Ethnic and racial minorities bear a disproportionate share of America's diabetes epidemic but are significantly less likely than whites to receive a commonly used test to monitor control of blood glucose, according to Washington State University researchers. In a commentary for the current issue of "The Diabetes Educator, " Assistant Professor of Pharmacotherapy Joshua Jon Neumiller and colleagues document how black and Hispanic patients diagnosed with diabetes are two to three times less likely than white patients to receive the A1C test during physician office visits. The A1C test is a "monitoring cornerstone, " providing a retrospective snapshot of a patient's blood-glucose level, says David A. Sclar, a co-author of the commentary and the Boeing distinguished professor of health policy and administration at WSU. "Ensuring equitable access to care is crucial if we are to reduce the morbidity, mortality and expenditures associated with diabetes, " Neumiller said. The WSU researchers note that diabetes has become a global epidemic projected to affect 48 million Americans by 2050.
A Henry Ford Hospital study finds women with type 2 diabetes who take a commonly prescribed class of medications to treat insulin resistance may be at a higher risk for developing bone fractures. After taking a thiazolidinedione (TZD) for one year, women are 50 percent more likely to have a bone fracture than patients not taking TZDs, according to study results. And those at the greatest risk for fractures from TZD use are women older than 65. "Older women are already at a higher risk of osteoporosis and osteoporosis-related fractures, which might explain why they appeared to be the most affected by TZDs, " says study senior author L. Keoki Williams, M.D., MPH, Center for Health Services Research and Department of Internal Medicine at Henry Ford Hospital. The study - one of the largest groups to examine the longitudinal relationship between TZD use and fractures - appears in this month's issue of The Journal of Clinical Endocrinology & Metabolism. TZDs such as pioglitazone and rosiglitazone help keep blood glucose levels on target by decreasing insulin resistance and making body tissues more sensitive to insulin's effects.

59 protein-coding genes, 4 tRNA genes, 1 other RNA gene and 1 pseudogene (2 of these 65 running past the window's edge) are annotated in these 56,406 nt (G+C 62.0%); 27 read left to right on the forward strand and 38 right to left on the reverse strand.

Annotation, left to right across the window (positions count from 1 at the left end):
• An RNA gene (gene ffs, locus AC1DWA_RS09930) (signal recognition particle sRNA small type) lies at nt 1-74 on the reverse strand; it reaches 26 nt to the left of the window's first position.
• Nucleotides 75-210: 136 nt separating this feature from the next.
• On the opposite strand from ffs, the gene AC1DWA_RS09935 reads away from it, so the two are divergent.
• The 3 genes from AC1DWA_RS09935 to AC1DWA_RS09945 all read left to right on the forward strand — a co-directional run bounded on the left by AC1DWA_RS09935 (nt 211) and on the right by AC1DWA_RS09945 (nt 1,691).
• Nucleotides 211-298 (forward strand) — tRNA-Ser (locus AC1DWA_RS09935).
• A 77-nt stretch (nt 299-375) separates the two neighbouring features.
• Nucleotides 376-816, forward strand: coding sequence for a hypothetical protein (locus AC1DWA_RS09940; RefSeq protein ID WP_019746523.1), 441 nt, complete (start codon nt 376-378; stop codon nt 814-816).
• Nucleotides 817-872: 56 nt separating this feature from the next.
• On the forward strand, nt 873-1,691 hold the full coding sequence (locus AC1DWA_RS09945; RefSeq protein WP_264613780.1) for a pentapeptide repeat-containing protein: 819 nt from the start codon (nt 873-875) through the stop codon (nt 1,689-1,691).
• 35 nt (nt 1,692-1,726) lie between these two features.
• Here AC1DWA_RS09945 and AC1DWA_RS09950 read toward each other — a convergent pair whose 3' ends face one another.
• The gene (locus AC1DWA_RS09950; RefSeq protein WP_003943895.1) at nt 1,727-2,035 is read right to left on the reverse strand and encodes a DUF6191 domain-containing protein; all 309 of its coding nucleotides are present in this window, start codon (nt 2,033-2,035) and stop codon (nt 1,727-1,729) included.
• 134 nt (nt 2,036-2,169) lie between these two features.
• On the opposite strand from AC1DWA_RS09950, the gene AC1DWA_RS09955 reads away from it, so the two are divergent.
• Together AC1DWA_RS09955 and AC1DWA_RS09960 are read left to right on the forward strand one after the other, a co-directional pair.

IDF reinforces its support to translational research in diabetes with the second round of its funding programme, BRIDGES (Bringing Research in Diabetes to Global Environments and Systems). Nine new diabetes research projects will be funded for a total of US$2 million over the next three years as part of the International Diabetes Federation's (IDF) translational research grant programme, BRIDGES. A total of 157 applications were considered for the second round of funding. The chosen projects address important issues in primary and secondary prevention of diabetes in different parts of the world. "BRIDGES is a key programme for IDF's work and mission. The support of translational research projects is critical in a world facing various global health challenges, including diabetes, " said IDF President Jean Claude Mbanya. "Just like the first phase, this round of the programme has a true global impact. The research carried out will have far reaching implications in Austria, China, Colombia, Haiti, India, the Philippines, South Africa and the US, " Prof Mbanya added.